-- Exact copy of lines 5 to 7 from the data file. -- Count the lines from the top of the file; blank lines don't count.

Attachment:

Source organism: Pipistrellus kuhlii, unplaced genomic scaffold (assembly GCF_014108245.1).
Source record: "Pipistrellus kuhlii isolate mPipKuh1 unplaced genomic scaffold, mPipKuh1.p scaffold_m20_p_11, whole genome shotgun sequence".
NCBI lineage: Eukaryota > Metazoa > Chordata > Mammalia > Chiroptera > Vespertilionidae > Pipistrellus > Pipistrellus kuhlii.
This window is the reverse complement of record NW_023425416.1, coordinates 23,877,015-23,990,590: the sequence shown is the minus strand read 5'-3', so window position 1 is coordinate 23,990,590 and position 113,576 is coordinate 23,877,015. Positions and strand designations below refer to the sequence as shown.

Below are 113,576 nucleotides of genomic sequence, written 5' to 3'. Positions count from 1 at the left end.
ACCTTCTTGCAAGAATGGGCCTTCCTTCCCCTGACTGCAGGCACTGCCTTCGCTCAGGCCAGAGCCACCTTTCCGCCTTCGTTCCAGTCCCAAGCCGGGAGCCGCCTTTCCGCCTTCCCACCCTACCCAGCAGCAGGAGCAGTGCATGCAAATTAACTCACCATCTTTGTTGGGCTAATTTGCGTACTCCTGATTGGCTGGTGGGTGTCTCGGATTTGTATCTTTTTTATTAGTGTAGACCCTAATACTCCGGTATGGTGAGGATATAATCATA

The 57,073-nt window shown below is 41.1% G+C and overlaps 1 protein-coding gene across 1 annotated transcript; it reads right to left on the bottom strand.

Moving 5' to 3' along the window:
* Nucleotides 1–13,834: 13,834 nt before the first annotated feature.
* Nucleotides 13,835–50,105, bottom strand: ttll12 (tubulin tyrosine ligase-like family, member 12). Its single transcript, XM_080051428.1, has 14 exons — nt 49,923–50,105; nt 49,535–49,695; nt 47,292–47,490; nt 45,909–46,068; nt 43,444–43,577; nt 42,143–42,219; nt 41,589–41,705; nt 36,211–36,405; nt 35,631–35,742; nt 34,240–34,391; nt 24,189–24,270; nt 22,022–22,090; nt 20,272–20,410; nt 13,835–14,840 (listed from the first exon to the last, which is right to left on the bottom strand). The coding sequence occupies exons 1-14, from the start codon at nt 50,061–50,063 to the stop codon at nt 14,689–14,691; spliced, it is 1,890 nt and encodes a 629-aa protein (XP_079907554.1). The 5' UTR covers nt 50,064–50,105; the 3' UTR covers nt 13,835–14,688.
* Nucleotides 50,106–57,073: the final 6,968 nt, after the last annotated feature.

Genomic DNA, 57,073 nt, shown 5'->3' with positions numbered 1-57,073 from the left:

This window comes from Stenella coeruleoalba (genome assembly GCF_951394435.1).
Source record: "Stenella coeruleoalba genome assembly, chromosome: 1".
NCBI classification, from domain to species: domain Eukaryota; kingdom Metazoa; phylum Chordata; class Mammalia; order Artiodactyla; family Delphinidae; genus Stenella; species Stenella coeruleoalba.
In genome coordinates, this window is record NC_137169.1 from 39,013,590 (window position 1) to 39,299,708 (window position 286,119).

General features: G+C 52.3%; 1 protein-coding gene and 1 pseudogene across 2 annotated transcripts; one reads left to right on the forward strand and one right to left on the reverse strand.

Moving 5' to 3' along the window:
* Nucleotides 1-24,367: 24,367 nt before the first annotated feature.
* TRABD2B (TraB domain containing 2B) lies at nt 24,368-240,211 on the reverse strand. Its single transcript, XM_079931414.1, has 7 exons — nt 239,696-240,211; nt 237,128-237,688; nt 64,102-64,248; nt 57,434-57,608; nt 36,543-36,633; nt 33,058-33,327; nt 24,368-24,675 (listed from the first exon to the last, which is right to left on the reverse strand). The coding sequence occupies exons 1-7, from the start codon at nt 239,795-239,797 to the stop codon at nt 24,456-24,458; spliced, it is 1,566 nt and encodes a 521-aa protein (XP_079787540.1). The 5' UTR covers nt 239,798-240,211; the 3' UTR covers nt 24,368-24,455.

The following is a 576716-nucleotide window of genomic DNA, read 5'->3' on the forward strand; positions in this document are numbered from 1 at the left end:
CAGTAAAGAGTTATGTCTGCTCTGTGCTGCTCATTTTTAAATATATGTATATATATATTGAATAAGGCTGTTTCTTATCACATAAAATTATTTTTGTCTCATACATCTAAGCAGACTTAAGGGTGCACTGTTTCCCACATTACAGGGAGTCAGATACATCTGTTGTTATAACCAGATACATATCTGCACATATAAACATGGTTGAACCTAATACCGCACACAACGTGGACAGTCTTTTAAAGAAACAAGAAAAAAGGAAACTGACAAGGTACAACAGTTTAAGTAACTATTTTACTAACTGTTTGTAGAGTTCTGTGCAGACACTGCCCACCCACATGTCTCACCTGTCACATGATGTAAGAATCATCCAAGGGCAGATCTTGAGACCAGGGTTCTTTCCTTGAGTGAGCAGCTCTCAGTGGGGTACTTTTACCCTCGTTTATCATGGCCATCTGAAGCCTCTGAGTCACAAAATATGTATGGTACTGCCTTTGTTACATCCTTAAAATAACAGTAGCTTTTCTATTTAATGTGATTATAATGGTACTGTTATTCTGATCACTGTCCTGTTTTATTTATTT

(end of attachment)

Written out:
Below are 113,576 nucleotides of genomic sequence, written 5' to 3'. Positions count from 1 at the left end.
ACCTTCTTGCAAGAATGGGCCTTCCTTCCCCTGACTGCAGGCACTGCCTTCGCTCAGGCCAGAGCCACCTTTCCGCCTTCGTTCCAGTCCCAAGCCGGGAGCCGCCTTTCCGCCTTCCCACCCTACCCAGCAGCAGGAGCAGTGCATGCAAATTAACTCACCATCTTTGTTGGGCTAATTTGCGTACTCCTGATTGGCTGGTGGGTGTCTCGGATTTGTATCTTTTTTATTAGTGTAGACCCTAATACTCCGGTATGGTGAGGATATAATCATA

The 57,073-nt window shown below is 41.1% G+C and overlaps 1 protein-coding gene across 1 annotated transcript; it reads right to left on the bottom strand.